March 4, 2009 - Though there have only been two games in the series (and the last one was released nearly two decades ago), David Crane's A Boy and His Blob had developed enough of a following for Majesco to attempt a revival in the current generation of console systems. The fruits of the labor come in the form of A Boy and His Blob for the Nintendo Wii, a project developed by WayForward and set for release later this year.

We recently had the opportunity to find out more about this ambitious project by throwing questions at the team responsible for the Wii revival. On hand to answer our inquires were Sean Velasco, Director; Marc Gomez, Art Director; Robert Koshak, Lead Programmer; Larry Holdaway, Gameplay Programmer; and Robb Alvey, Producer.




IGN: Boy and His Blob isn't a series we thought we'd be writing about anytime soon. Where did this rebirth come from? Does the series have any specific link to the previous Boy and His Blob franchise, or is this a full-on reboot?

Robb Alvey: Kevin Ray and Joey Sutton at Majesco had been urging us to bring them proposals for a long time, but the 'rebirth' comes mostly from the fantastical mind of WayForward's Director Sean Velasco, a fan of the original game, and felt it was a title whose time had come to be re-imagined. Matt Bozon, our Creative Director knew about Sean's passion for the property and about Majesco's interest in working together, so he connected the dots. I'll let Sean and the team elaborate on that…

Sean Velasco: We started brewing ideas about this game shortly after Contra 4 was completed. In the pantheon of games, A Boy and His Blob is a title that I thought had a ton of potential. We thought about the refinements in game play that we could take advantage of, with WayForward's signature animation completing a drastically fresh presentation. I developed a pitch from these ideas, we had a terrific meeting at E3 and a few weeks later the rest would become history.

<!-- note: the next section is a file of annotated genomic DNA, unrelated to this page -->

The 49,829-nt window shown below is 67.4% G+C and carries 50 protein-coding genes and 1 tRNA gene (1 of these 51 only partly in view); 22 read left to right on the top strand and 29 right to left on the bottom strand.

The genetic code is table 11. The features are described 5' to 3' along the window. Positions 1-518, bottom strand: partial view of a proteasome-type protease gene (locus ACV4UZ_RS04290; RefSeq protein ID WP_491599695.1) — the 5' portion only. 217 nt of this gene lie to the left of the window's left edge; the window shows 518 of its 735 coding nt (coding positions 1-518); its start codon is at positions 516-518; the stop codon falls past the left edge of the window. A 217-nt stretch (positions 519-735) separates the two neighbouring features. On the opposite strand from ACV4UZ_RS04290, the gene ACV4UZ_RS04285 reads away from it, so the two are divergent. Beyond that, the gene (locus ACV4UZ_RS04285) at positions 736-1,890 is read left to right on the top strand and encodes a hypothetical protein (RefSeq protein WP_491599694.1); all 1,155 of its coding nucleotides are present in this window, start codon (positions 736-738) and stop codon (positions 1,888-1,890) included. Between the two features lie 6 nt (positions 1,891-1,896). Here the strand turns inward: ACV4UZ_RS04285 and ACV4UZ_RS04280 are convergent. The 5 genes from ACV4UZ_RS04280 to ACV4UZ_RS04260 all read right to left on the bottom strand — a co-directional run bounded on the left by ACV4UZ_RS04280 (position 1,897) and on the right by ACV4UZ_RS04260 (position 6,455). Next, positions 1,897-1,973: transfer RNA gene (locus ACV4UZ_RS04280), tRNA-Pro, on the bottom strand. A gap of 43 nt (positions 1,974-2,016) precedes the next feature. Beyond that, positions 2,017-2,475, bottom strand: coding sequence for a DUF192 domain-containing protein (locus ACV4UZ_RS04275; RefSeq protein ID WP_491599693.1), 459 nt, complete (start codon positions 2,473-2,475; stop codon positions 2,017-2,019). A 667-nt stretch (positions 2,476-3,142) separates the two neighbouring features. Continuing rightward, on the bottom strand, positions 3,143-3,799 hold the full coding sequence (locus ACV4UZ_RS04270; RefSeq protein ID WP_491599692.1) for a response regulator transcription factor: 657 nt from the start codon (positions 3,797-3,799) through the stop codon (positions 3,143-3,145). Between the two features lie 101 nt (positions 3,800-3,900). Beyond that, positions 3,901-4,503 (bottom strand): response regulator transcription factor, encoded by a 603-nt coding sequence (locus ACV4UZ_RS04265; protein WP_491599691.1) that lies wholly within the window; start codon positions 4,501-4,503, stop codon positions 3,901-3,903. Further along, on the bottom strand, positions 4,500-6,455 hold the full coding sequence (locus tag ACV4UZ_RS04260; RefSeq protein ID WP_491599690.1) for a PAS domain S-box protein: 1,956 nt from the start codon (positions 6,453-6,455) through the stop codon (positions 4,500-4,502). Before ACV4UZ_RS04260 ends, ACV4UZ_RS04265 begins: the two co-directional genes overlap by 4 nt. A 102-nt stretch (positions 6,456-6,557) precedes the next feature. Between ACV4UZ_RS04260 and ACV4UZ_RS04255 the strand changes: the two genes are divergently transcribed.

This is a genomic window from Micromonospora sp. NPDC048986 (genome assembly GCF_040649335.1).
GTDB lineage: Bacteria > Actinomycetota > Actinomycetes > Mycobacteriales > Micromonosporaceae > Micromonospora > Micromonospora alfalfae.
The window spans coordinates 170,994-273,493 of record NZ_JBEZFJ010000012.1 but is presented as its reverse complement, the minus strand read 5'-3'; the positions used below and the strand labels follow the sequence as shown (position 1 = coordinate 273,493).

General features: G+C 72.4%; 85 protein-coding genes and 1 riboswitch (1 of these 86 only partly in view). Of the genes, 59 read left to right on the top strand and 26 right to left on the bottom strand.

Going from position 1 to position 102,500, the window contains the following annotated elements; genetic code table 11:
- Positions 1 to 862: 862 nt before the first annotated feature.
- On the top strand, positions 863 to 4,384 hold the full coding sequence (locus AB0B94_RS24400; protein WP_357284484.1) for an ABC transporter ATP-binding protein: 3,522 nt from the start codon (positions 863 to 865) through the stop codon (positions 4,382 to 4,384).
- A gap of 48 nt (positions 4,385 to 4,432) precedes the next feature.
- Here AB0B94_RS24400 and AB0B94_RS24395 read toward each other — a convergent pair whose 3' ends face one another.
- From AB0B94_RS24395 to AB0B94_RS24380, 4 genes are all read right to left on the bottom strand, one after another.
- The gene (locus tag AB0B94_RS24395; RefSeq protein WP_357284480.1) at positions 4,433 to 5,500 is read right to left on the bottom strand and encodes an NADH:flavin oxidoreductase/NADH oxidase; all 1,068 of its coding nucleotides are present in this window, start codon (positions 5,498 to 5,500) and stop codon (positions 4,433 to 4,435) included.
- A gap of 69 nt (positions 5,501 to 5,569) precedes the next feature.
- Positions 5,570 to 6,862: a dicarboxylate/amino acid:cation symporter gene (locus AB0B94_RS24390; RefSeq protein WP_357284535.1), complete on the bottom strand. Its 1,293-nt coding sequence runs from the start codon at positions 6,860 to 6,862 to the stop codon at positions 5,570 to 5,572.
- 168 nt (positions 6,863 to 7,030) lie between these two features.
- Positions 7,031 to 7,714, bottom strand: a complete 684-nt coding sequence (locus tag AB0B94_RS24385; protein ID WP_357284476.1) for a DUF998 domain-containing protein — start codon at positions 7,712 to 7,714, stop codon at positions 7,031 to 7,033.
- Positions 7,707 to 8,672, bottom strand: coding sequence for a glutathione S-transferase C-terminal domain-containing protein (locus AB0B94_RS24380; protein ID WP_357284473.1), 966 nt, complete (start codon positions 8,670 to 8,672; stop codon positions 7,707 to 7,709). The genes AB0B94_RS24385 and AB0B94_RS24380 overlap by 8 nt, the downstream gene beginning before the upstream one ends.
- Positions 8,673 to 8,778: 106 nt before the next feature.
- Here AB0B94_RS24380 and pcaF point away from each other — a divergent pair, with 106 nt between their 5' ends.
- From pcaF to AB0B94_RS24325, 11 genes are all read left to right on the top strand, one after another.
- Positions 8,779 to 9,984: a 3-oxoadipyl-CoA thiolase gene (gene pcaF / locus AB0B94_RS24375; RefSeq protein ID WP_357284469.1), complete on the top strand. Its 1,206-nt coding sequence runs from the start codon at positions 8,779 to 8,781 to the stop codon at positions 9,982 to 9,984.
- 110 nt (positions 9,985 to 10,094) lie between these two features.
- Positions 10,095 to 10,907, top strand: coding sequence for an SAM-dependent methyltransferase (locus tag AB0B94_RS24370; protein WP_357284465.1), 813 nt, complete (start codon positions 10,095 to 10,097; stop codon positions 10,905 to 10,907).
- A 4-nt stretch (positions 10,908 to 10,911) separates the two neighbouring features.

We want to make sure people know this is not a remake! It's not Resident Evil GC, it's not Metroid Zero Mission. It's a whole new game that is more "inspired by" the original than anything else.

IGN: Where did the idea for the game originate? Was this a franchise Majesco wanted to bring back to life, or did this come from the game's developer specifically? What team is working on the game?

Sean Velasco: I came up with the pitch, which WayForward brought to Majesco. They loved the concept, so we got started right away. I am very grateful to them; they have been a dream to work with!

Robb Alvey: It's a franchise that Majesco has wanted to breathe new life into for some time, but it needed the right development team to re-birth it. Sean's passion for the title and WayForward's strength in 2D platform games seemed like a natural fit to resurrect A Boy and His Blob.



IGN: Is David Crane involved in any way with the project?

Robb Alvey: You can say that David is here "in spirit" every time we play the original NES game as reference, but he is not involved with the day-to-day development of the Wii title.

IGN: It's been nearly 20 years since the game's sequel on Game Boy, and even longer since the original release back in 1989. Is the same concept still there? Boy meets Blob. Boy thinks he loves Blob. Boy uses Blob as his slave?

Sean Velasco: How cynical! You've actually hit on a major component of the game, which is the friendship between the boy and blob. We have taken measures to make sure that the pair are truly delighted with one another, even though the boy "uses" the blob to get around.

Marc Gomez: With the new younger design for the boy, I wanted them to have this mutual need for each other. One can't progress without the other.

Robert Koshak: Wow, you've just described Seans(the boy), feelings for the whole programming team(the blob).

Larry Holdaway: To be fair, the blob does get all of those jellybeans for his trouble.

Robb Alvey: Slave? Well, perhaps…. If you're slightly sick and twisted!

IGN: From what we've seen so far, the Boy and His Blob Wii uses jellybeans to transform Blob, correct? What types of things can it transform into? Ladder, ball,… city-ruining-super-gigantic-robot?

Sean Velasco: Who told you!? We have a good mix of blob transformations that should each be useful in their own context. Classics like the hole have returned, which lets you punch a hole in the ground and fall below. We've also added some crazy new transformations like a big ball that the boy can bounce around on.